Antipsychotic agents are a class of medications used to manage and treat psychosis, which includes symptoms such as delusions, hallucinations, paranoia, disordered thought processes, and agitated behavior. These drugs work by blocking the action of dopamine, a neurotransmitter in the brain that is believed to play a role in the development of psychotic symptoms. Antipsychotics can be broadly divided into two categories: first-generation antipsychotics (also known as typical antipsychotics) and second-generation antipsychotics (also known as atypical antipsychotics).

First-generation antipsychotics, such as chlorpromazine, haloperidol, and fluphenazine, were developed in the 1950s and have been widely used for several decades. They are generally effective in reducing positive symptoms of psychosis (such as hallucinations and delusions) but can cause significant side effects, including extrapyramidal symptoms (EPS), such as rigidity, tremors, and involuntary movements, as well as weight gain, sedation, and orthostatic hypotension.

Second-generation antipsychotics, such as clozapine, risperidone, olanzapine, quetiapine, and aripiprazole, were developed more recently and are considered to have a more favorable side effect profile than first-generation antipsychotics. They are generally effective in reducing both positive and negative symptoms of psychosis (such as apathy, anhedonia, and social withdrawal) and cause fewer EPS. However, they can still cause significant weight gain, metabolic disturbances, and sedation.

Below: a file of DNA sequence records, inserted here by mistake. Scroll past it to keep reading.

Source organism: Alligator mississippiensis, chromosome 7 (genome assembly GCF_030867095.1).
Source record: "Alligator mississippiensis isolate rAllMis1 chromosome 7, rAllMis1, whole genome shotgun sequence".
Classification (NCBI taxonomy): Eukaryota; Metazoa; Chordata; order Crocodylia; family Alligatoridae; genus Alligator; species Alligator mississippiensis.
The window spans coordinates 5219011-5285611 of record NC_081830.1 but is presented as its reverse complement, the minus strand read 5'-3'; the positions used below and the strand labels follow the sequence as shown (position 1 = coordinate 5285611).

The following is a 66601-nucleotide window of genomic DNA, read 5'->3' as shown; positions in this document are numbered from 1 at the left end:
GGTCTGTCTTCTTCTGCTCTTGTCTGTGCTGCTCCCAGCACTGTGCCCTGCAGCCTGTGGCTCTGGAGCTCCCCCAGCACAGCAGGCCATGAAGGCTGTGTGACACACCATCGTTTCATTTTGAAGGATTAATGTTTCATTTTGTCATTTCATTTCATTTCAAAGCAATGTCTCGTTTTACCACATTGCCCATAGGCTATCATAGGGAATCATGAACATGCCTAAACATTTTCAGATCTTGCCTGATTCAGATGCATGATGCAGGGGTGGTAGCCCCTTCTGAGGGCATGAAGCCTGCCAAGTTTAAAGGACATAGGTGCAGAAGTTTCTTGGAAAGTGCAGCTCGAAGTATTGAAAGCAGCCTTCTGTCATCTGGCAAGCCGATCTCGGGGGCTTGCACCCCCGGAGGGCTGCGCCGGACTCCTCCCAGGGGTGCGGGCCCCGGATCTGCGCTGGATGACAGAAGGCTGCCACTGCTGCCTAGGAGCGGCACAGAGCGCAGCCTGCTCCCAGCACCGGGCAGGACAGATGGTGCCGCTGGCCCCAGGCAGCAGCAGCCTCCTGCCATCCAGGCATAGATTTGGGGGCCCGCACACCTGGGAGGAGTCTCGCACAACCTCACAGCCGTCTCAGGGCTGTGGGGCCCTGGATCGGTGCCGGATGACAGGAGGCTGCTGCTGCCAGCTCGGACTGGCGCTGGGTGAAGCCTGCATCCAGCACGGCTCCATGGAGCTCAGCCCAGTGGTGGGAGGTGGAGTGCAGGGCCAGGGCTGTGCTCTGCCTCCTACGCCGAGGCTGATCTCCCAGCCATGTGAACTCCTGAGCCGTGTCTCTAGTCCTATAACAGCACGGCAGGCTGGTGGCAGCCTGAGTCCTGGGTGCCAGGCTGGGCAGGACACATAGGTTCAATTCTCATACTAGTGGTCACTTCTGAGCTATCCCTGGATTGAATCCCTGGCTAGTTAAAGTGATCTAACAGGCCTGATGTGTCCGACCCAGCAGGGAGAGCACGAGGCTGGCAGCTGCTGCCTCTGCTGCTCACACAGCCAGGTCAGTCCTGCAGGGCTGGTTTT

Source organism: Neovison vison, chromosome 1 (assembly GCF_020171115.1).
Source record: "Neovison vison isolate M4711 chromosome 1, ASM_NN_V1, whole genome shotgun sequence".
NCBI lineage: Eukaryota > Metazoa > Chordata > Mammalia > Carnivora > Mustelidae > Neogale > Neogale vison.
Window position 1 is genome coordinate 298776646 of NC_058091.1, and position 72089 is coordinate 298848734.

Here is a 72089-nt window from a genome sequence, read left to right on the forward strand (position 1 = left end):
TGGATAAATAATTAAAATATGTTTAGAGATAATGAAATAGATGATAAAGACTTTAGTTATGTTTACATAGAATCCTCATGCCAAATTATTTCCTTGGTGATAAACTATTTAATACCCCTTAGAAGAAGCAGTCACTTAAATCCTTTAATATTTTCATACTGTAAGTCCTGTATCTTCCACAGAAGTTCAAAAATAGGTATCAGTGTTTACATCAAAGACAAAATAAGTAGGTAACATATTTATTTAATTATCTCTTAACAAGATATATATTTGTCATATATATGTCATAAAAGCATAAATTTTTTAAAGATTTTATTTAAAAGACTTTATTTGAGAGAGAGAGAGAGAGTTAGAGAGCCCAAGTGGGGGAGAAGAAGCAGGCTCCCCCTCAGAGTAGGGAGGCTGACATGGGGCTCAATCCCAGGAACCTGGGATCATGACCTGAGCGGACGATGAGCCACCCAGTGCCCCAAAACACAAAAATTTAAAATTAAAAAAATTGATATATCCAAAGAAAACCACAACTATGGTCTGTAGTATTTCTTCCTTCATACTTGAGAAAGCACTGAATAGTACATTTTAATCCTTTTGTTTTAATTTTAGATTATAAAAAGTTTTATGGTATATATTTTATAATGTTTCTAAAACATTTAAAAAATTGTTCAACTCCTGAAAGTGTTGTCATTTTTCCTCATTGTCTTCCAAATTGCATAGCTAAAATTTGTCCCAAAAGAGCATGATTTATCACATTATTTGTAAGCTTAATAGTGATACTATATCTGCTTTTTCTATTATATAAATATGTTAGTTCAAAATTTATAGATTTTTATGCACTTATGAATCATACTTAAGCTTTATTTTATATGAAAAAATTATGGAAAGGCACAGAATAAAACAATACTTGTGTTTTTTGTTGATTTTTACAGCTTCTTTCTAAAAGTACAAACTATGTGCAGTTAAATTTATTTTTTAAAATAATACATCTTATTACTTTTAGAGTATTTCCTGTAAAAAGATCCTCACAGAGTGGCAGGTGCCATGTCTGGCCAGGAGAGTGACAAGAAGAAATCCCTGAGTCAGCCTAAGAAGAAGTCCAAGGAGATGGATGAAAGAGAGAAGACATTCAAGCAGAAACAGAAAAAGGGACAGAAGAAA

Antipsychotic agents are used to treat various psychiatric disorders, including schizophrenia, bipolar disorder, major depressive disorder with psychotic features, delusional disorder, and other conditions that involve psychosis or agitation. They can be administered orally, intramuscularly, or via long-acting injectable formulations. The choice of antipsychotic agent depends on the individual patient's needs, preferences, and response to treatment, as well as the potential for side effects. Regular monitoring of patients taking antipsychotics is essential to ensure their safety and effectiveness.

Raclopride is not a medical condition but a drug that belongs to the class of dopamine receptor antagonists. It's primarily used in research and diagnostic settings as a radioligand in positron emission tomography (PET) scans to visualize and measure the distribution and availability of dopamine D2 and D3 receptors in the brain.

In simpler terms, Raclopride is a compound that can be labeled with a radioactive isotope and then introduced into the body to track the interaction between the radioligand and specific receptors (in this case, dopamine D2 and D3 receptors) in the brain. This information can help researchers and clinicians better understand neurochemical processes and disorders related to dopamine dysfunction, such as Parkinson's disease, schizophrenia, and drug addiction.

It is important to note that Raclopride is not used as a therapeutic agent in clinical practice due to its short half-life and the potential for side effects associated with dopamine receptor blockade.

Drug Information Services (DIS) are specialized resources within healthcare systems, typically staffed by clinical pharmacists and pharmacy residents, that provide evidence-based information and analysis about medications to healthcare professionals and patients. The primary goal of DIS is to optimize medication use and improve patient outcomes through the provision of accurate, unbiased, and timely information on drug therapy.